Few television programs can claim to have the cultural resonance that thirtysomething did in late 1980s America. Winner of four Emmy Awards, the groundbreaking hour-long drama held up a mirror to a generation of young adults struggling to find a larger meaning to their existence in an era marked by rampant consumerism and the yuppie ethos. Season Two picks up where everyone left off and then some.

Hope and Michael contemplate a second child; Elliot moves to lure Nancy back; Gary gets serious with his girlfriend Susannah (played by Patricia Kalember); Melissa continues to find herself; and Ellyn gets an ulcer. Then there is all that happens in between, including the arrival of an antagonist for Michael and Elliot: David Clennon joins the cast as the diabolical, smug, manipulative and very successful advertising mogul Miles Drentell.

In becoming a commercial force that connected with millions of viewers every week, the series continued to push the limits of what a great television show was capable of while consistently maintaining its artistic and creative edge. thirtysomething: The Complete Second Season features all 17 episodes restored from the original film elements along with new interviews and commentaries for the optimal DVD experience.


“Thirtysomething”, at least at the start, primarily revolves around married couple Michael (Ken Olin) and Hope (Mel Harris) and their baby girl, Janey. They’re a squeaky clean pair who only get angry with each other in brief spurts, happy by the time the end credits roll; they deal with typical problems like money, work, parents, and the occasional miscommunication. Then there’s Elliot (Timothy Busfield), Michael’s business partner in advertising, and his wife, Nancy (Patricia Wettig). Theirs is a different kind of marriage altogether: problematic and waiting to explode. Busfield and Wettig give easily the most engaging performances on the show, but that’s also because they’re given such good material with which to work. Then there are the three single friends: Melissa (Melanie Mayron), a hip, aspiring photographer and Michael’s cousin; Gary (Peter Horton), a college professor with a Peter Pan complex and Michael’s best friend; and Ellyn (Polly Draper), Hope’s best friend, and a career woman who ends up falling for her boss.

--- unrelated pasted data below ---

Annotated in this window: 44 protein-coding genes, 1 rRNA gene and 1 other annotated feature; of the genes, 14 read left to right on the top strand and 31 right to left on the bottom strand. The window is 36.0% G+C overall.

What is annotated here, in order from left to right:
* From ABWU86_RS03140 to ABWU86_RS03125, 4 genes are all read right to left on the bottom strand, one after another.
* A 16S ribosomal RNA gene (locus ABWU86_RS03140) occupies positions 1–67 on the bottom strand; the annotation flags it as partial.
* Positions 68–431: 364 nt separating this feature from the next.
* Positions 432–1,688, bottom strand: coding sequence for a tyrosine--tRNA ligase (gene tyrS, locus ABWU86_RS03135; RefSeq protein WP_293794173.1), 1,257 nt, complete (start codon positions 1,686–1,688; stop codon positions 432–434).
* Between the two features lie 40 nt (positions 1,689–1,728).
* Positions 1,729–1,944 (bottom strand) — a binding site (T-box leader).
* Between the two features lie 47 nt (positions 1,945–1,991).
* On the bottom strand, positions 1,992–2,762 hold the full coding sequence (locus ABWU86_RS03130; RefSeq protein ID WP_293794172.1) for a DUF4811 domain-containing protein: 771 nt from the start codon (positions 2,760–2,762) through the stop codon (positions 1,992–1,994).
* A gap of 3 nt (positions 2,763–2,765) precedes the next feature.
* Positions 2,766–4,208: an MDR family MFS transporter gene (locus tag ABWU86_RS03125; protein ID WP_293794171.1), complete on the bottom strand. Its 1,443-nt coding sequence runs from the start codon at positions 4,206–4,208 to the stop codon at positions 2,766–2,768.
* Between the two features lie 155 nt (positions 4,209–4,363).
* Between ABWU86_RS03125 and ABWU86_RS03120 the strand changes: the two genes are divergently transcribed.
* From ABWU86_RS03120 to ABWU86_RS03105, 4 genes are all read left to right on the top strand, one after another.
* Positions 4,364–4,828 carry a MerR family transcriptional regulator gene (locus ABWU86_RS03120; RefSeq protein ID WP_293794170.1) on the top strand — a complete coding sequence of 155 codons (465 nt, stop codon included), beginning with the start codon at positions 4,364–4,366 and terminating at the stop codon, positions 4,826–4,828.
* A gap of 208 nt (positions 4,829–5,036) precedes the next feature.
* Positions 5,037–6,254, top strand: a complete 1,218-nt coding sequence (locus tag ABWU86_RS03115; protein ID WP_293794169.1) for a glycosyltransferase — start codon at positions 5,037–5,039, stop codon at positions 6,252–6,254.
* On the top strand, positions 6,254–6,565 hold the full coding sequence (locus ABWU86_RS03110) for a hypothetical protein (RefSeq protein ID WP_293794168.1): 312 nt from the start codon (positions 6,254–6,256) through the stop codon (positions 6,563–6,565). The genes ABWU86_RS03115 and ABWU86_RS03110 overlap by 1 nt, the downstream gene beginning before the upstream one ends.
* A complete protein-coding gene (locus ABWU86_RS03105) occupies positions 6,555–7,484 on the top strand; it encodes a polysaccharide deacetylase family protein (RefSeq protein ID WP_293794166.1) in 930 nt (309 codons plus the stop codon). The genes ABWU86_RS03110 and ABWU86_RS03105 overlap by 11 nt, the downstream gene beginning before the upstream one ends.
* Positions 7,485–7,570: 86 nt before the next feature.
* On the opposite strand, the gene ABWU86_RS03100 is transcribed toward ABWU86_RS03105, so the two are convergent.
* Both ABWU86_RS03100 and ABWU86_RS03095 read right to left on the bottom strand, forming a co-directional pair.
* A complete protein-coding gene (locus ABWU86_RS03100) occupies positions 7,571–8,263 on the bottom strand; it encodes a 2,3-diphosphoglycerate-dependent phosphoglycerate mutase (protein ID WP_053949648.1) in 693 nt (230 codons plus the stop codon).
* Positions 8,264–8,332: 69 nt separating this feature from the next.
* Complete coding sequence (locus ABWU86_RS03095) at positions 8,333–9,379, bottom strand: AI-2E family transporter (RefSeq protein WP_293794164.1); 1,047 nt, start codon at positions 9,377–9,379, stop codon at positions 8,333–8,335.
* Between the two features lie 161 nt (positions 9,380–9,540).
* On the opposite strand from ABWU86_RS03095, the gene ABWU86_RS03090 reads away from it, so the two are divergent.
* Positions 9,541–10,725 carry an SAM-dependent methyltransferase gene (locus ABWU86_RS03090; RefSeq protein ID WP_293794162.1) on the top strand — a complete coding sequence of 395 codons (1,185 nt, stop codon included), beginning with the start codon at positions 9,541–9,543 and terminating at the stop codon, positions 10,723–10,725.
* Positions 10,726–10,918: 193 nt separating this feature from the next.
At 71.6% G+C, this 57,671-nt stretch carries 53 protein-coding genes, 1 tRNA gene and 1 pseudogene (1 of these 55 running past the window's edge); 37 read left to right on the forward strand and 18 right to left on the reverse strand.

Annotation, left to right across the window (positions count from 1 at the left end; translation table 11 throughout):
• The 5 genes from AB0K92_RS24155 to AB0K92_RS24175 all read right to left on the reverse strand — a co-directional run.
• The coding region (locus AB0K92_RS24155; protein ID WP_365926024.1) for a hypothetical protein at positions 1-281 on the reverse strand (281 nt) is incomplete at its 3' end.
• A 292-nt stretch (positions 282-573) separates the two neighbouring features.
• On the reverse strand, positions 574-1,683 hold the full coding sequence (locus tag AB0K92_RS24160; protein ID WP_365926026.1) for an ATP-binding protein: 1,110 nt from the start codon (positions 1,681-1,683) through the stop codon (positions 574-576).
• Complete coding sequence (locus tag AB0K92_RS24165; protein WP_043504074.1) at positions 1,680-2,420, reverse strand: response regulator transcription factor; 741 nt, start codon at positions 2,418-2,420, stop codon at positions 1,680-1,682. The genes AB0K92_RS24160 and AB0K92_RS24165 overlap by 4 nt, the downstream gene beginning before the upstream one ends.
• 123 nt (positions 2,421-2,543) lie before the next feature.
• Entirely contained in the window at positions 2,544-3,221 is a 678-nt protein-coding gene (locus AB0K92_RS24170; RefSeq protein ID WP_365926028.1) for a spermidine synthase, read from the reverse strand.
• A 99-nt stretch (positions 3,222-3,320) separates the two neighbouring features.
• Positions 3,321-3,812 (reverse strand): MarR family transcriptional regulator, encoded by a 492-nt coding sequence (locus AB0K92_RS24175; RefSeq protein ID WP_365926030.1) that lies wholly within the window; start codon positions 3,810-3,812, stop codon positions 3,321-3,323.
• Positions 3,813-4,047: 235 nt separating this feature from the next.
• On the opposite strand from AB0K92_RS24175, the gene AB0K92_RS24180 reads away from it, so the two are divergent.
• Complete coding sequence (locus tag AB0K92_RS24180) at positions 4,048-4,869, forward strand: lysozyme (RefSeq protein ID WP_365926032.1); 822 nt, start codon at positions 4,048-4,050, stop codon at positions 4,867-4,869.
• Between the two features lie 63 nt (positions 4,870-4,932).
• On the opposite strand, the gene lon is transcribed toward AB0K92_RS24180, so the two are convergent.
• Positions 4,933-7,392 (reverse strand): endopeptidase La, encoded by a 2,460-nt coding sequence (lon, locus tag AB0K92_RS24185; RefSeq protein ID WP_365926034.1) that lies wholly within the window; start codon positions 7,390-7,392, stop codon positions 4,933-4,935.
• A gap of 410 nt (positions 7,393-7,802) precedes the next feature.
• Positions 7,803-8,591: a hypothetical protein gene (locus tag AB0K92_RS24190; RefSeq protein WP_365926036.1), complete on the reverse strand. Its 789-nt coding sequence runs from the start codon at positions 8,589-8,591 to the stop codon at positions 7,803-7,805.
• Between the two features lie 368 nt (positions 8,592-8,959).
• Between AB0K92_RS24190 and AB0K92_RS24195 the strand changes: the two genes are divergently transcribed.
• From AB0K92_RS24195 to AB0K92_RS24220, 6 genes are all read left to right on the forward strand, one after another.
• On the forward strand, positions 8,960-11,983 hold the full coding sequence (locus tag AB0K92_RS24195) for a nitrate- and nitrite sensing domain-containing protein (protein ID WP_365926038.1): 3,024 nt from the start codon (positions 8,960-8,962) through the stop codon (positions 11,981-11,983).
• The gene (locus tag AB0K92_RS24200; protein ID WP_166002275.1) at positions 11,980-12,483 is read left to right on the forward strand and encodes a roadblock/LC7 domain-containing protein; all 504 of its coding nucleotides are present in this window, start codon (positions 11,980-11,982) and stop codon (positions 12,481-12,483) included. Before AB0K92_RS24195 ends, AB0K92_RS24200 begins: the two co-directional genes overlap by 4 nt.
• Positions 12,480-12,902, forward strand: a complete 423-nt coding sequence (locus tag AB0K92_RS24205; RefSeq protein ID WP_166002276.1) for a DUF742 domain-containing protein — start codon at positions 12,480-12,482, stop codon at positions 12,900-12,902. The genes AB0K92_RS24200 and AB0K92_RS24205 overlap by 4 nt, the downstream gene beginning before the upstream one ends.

These days, watching thirtysomething means seeing a program that somehow pioneered a huge number of things we accept as vital to our current sense of good TV drama. But it’s also a program that’s mostly been forgotten, perhaps because it never got the universal critical praise the similarly influential Hill Street Blues did, simply because the conflicts are so small. The second season is virtually identical to the first season. But, you’re not watching for huge changes. You’re watching for interpersonal drama.

The DVD comes with a ton of new interviews and commentaries. Hell, they even managed to get Snuffy Walden to talk about the music. Most of the other featurettes are basic EPK material that doesn’t do a lot. But, I do appreciate the commentaries with the showrunners and actors that show off what went into the production. After watching this show again, I’m just blown away by how much “Brothers and Sisters” apes it. Oh well, it’s still worth a rental.

RELEASE DATE: 01/19/10

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